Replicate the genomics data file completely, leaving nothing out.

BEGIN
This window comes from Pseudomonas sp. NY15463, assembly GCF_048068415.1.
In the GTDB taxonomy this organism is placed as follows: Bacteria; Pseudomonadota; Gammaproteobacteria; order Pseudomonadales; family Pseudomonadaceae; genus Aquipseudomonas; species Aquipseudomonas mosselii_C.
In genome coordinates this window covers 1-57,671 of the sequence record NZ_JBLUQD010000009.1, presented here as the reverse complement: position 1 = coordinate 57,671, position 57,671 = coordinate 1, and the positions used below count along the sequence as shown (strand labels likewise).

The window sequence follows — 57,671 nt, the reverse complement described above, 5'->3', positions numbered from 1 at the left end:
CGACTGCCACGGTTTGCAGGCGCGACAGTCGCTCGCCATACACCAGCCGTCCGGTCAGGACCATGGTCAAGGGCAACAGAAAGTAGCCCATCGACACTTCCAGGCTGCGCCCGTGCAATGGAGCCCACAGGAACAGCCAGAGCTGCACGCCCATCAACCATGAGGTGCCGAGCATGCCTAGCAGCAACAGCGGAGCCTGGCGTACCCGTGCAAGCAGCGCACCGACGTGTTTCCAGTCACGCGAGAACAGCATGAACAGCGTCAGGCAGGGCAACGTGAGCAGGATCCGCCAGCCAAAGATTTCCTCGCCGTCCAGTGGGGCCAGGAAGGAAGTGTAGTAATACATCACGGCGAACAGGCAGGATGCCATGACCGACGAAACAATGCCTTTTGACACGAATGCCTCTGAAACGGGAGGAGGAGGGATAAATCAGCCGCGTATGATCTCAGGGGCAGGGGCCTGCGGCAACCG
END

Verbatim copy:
This window comes from Pseudomonas sp. NY15463, assembly GCF_048068415.1.
In the GTDB taxonomy this organism is placed as follows: Bacteria; Pseudomonadota; Gammaproteobacteria; order Pseudomonadales; family Pseudomonadaceae; genus Aquipseudomonas; species Aquipseudomonas mosselii_C.
In genome coordinates this window covers 1-57,671 of the sequence record NZ_JBLUQD010000009.1, presented here as the reverse complement: position 1 = coordinate 57,671, position 57,671 = coordinate 1, and the positions used below count along the sequence as shown (strand labels likewise).

The window sequence follows — 57,671 nt, the reverse complement described above, 5'->3', positions numbered from 1 at the left end:
CGACTGCCACGGTTTGCAGGCGCGACAGTCGCTCGCCATACACCAGCCGTCCGGTCAGGACCATGGTCAAGGGCAACAGAAAGTAGCCCATCGACACTTCCAGGCTGCGCCCGTGCAATGGAGCCCACAGGAACAGCCAGAGCTGCACGCCCATCAACCATGAGGTGCCGAGCATGCCTAGCAGCAACAGCGGAGCCTGGCGTACCCGTGCAAGCAGCGCACCGACGTGTTTCCAGTCACGCGAGAACAGCATGAACAGCGTCAGGCAGGGCAACGTGAGCAGGATCCGCCAGCCAAAGATTTCCTCGCCGTCCAGTGGGGCCAGGAAGGAAGTGTAGTAATACATCACGGCGAACAGGCAGGATGCCATGACCGACGAAACAATGCCTTTTGACACGAATGCCTCTGAAACGGGAGGAGGAGGGATAAATCAGCCGCGTATGATCTCAGGGGCAGGGGCCTGCGGCAACCG